Though the “child prodigy” or “instant success” story is a meme repeated over and over again in the jazz world, there is an equally strong history of musicians and composers who grew over the years and hit their strides in mid-life, one of whom is pianist/composer David Kikoski. Kikoski seems to have played with everyone at some point, most famously with the essential, irreplaceable Mingus Big Band and on solo projects with various current and former members of that continually evolving ensemble. Now aged 51 with a string of successful solo and group sessions recorded, Kikoski seems to be at the peak of his powers on his new release Consequences with Christian McBride on bass and Jeff “Tain” Watts on drums.
I’d heard Kikoski play with the Mingus Big Band live, but what drew me to this release was the presence of McBride, to my mind jazz’s most important bass player since Mingus. Though I don’t claim to hear any direct or obvious Mingus influence on this disk, I think the players’ common love of Mingus brought them together and this grouping works beautifully. The power and precision of their group improvisation—most especially on the first few tracks—is a high mark for jazz releases of 2012.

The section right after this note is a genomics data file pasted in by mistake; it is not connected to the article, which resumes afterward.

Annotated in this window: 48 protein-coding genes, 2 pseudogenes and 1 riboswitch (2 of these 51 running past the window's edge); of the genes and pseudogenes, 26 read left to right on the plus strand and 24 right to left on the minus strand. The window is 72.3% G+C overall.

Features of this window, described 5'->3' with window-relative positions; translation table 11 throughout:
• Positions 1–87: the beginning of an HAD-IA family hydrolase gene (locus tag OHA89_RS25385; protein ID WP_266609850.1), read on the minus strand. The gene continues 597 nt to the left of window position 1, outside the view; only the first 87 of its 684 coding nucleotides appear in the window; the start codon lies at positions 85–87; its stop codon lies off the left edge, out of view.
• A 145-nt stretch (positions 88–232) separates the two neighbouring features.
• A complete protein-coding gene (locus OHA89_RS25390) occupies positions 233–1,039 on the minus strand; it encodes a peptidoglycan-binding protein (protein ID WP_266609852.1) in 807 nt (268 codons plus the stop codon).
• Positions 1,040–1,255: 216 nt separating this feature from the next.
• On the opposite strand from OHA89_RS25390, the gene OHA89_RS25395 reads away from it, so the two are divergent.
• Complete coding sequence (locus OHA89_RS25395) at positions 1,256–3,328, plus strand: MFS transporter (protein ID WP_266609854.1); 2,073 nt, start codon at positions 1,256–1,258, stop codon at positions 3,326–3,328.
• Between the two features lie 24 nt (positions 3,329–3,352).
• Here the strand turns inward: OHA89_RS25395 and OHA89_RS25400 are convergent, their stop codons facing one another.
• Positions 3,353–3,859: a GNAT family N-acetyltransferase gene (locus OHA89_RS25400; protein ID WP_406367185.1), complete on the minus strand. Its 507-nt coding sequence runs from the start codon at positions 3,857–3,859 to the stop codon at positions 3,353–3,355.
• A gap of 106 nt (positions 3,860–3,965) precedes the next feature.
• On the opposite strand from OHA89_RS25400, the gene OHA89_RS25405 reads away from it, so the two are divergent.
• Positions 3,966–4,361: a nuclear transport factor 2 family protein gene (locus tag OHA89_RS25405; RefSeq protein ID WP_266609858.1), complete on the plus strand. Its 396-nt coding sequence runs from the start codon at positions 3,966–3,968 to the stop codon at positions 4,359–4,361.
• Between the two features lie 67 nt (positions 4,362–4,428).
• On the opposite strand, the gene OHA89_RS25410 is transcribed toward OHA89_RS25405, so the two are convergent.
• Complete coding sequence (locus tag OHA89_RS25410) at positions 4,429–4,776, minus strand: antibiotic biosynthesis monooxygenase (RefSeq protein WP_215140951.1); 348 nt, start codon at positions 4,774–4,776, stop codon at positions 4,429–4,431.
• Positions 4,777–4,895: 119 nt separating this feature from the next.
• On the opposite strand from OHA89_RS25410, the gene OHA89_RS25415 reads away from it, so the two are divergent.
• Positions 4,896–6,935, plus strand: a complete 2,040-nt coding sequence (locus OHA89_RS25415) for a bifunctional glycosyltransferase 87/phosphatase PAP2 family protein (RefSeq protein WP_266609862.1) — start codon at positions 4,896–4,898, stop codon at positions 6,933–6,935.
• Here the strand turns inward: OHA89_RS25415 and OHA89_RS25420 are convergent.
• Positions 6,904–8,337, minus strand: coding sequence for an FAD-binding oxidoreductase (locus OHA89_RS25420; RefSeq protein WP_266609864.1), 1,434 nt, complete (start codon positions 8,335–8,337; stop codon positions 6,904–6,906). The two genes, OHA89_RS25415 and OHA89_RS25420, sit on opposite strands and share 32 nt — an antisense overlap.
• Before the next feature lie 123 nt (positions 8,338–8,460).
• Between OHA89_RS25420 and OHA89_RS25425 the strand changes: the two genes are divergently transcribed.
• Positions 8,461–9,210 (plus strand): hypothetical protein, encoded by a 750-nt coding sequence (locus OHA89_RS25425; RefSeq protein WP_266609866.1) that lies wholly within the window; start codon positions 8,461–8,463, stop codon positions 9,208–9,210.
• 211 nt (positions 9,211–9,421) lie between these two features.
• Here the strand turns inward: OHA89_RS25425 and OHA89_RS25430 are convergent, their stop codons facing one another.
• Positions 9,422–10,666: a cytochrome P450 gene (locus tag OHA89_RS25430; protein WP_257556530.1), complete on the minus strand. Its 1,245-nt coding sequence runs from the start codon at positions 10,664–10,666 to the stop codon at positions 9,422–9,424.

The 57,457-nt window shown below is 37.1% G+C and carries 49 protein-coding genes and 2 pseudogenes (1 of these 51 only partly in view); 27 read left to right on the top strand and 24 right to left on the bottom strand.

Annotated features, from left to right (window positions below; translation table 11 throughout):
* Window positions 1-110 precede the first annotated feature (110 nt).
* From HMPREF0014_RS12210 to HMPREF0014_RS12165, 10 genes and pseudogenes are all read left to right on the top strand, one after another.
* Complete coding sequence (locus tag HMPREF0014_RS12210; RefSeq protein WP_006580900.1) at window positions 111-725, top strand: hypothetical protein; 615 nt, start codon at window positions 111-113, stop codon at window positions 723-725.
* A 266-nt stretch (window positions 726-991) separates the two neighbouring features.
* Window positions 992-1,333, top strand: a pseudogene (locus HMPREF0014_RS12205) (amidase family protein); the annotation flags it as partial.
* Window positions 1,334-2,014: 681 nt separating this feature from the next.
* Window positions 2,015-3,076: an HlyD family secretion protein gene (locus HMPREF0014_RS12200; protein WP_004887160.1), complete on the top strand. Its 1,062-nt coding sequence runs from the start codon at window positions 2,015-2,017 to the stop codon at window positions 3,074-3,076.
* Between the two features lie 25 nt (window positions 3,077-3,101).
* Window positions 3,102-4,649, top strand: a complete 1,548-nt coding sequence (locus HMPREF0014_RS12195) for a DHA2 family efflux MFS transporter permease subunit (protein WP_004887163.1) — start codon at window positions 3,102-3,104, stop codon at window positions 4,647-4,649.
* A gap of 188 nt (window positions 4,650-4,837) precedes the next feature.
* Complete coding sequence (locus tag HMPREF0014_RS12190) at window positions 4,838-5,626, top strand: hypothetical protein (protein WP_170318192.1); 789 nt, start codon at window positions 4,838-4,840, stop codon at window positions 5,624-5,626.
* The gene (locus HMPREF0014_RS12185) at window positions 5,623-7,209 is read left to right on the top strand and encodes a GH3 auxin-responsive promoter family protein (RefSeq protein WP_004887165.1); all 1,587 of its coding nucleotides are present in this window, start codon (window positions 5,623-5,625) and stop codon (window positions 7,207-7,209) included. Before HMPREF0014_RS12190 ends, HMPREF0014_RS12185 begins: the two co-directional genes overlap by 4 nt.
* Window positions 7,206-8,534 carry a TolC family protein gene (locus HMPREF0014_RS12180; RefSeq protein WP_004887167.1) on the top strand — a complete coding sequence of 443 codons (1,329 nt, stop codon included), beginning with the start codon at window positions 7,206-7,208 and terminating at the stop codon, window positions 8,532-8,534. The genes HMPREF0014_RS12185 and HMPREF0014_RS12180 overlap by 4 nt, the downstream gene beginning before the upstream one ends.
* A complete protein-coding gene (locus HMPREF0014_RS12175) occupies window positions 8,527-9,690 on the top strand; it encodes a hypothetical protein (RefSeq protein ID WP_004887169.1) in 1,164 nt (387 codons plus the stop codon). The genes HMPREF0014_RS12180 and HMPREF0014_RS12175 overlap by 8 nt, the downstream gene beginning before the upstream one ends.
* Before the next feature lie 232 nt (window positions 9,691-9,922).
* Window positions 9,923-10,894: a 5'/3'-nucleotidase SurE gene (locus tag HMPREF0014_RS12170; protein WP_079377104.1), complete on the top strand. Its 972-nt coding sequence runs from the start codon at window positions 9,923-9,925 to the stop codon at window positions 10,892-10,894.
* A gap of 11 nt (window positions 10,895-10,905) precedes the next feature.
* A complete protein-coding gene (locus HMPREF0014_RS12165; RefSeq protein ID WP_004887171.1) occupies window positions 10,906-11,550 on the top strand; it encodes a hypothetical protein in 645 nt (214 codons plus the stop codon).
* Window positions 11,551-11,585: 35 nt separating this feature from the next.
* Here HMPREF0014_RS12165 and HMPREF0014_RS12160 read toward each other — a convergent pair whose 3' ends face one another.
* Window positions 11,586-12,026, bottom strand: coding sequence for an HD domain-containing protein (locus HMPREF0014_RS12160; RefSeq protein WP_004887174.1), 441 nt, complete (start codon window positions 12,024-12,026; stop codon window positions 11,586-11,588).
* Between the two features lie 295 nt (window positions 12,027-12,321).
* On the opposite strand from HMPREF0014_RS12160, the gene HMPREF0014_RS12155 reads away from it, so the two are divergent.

Kikoski handles the “architecture” of the CD adroitly. The early tracks are upbeat and fast, often to the point of a kind of joyous furiousness. The later tracks are more introspective without ever tipping over into melancholy. The disk ends with Kikoski playing a solo “Never Let Me Go” of great passion and intelligence.
On “(Still) A Glimmer of Hope” Kikoski and company manage the neat trick of having a genuinely “hopeful” and “optimistic” song that doesn’t seem fake or unaware of how difficult it usually is to hope. For me, this is the highlight of the session.
If I were to pick at one small nit, though I believe Watts plays skillfully throughout and the two Watts’ compositions on the disk are quite good, Kikoski permits Watts to indulge in drum solos beyond my personal patience for such things. I am freely willing to admit this is my shortcoming and not the music’s, but I must bring with me the tools and tastes that I have when I listen. In no way do I wish to suggest that this ruins the set or interferes with the very genuine pleasure this music offers.
With that one small personal reservation in mind, I wholly endorse Consequences otherwise. It is a set to enjoy and delight in over the course of repeated listenings. In particular, the early, more buoyant tracks will grow on the attentive listener. The movement of the music from extroversion at the start to meditation by the end gives the set a coherence that in no way diminishes the beauty of individual tracks.